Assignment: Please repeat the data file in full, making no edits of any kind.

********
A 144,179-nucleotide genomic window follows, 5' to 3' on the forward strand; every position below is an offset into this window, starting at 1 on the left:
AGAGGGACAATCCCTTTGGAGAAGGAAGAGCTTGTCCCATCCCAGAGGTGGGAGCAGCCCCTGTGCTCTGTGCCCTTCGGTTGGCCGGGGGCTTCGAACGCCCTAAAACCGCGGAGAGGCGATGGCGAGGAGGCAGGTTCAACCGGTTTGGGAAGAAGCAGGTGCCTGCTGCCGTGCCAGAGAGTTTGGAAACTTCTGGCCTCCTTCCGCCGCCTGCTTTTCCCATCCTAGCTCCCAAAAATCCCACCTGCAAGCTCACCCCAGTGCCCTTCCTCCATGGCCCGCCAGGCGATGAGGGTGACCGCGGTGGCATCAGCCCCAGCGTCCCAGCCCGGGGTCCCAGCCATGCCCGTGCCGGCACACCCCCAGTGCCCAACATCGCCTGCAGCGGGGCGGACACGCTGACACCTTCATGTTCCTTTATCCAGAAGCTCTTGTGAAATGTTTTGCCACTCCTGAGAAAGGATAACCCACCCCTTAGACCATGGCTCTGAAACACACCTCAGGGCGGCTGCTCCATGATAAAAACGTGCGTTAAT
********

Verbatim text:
A 144,179-nucleotide genomic window follows, 5' to 3' on the forward strand; every position below is an offset into this window, starting at 1 on the left:
AGAGGGACAATCCCTTTGGAGAAGGAAGAGCTTGTCCCATCCCAGAGGTGGGAGCAGCCCCTGTGCTCTGTGCCCTTCGGTTGGCCGGGGGCTTCGAACGCCCTAAAACCGCGGAGAGGCGATGGCGAGGAGGCAGGTTCAACCGGTTTGGGAAGAAGCAGGTGCCTGCTGCCGTGCCAGAGAGTTTGGAAACTTCTGGCCTCCTTCCGCCGCCTGCTTTTCCCATCCTAGCTCCCAAAAATCCCACCTGCAAGCTCACCCCAGTGCCCTTCCTCCATGGCCCGCCAGGCGATGAGGGTGACCGCGGTGGCATCAGCCCCAGCGTCCCAGCCCGGGGTCCCAGCCATGCCCGTGCCGGCACACCCCCAGTGCCCAACATCGCCTGCAGCGGGGCGGACACGCTGACACCTTCATGTTCCTTTATCCAGAAGCTCTTGTGAAATGTTTTGCCACTCCTGAGAAAGGATAACCCACCCCTTAGACCATGGCTCTGAAACACACCTCAGGGCGGCTGCTCCATGATAAAAACGTGCGTTAAT